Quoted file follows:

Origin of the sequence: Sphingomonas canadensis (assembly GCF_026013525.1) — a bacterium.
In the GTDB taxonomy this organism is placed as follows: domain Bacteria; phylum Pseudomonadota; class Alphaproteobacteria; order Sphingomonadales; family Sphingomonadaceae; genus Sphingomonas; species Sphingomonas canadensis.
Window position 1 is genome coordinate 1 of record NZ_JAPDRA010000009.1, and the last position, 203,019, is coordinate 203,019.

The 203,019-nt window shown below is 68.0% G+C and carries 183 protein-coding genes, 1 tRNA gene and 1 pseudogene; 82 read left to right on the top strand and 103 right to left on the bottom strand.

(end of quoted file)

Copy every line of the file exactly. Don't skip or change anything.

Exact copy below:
Origin of the sequence: Sphingomonas canadensis (assembly GCF_026013525.1) — a bacterium.
In the GTDB taxonomy this organism is placed as follows: domain Bacteria; phylum Pseudomonadota; class Alphaproteobacteria; order Sphingomonadales; family Sphingomonadaceae; genus Sphingomonas; species Sphingomonas canadensis.
Window position 1 is genome coordinate 1 of record NZ_JAPDRA010000009.1, and the last position, 203,019, is coordinate 203,019.

The 203,019-nt window shown below is 68.0% G+C and carries 183 protein-coding genes, 1 tRNA gene and 1 pseudogene; 82 read left to right on the top strand and 103 right to left on the bottom strand.